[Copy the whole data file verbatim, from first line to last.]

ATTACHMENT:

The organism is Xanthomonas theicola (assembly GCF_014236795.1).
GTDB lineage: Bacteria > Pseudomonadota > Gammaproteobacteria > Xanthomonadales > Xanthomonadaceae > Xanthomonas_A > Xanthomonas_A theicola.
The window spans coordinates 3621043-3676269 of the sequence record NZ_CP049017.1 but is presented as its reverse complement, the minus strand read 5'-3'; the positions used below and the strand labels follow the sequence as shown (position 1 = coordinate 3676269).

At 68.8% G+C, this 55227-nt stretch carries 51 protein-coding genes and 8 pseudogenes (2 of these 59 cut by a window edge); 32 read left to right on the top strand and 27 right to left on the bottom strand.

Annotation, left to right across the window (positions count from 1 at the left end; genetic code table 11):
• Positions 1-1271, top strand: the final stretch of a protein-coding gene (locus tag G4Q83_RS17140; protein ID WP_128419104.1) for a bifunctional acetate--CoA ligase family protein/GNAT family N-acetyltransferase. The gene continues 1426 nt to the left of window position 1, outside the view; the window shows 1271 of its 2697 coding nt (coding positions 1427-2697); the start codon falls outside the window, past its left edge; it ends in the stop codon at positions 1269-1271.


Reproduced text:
The organism is Xanthomonas theicola (assembly GCF_014236795.1).
GTDB lineage: Bacteria > Pseudomonadota > Gammaproteobacteria > Xanthomonadales > Xanthomonadaceae > Xanthomonas_A > Xanthomonas_A theicola.
The window spans coordinates 3621043-3676269 of the sequence record NZ_CP049017.1 but is presented as its reverse complement, the minus strand read 5'-3'; the positions used below and the strand labels follow the sequence as shown (position 1 = coordinate 3676269).

At 68.8% G+C, this 55227-nt stretch carries 51 protein-coding genes and 8 pseudogenes (2 of these 59 cut by a window edge); 32 read left to right on the top strand and 27 right to left on the bottom strand.

Annotation, left to right across the window (positions count from 1 at the left end; genetic code table 11):
• Positions 1-1271, top strand: the final stretch of a protein-coding gene (locus tag G4Q83_RS17140; protein ID WP_128419104.1) for a bifunctional acetate--CoA ligase family protein/GNAT family N-acetyltransferase. The gene continues 1426 nt to the left of window position 1, outside the view; the window shows 1271 of its 2697 coding nt (coding positions 1427-2697); the start codon falls outside the window, past its left edge; it ends in the stop codon at positions 1269-1271.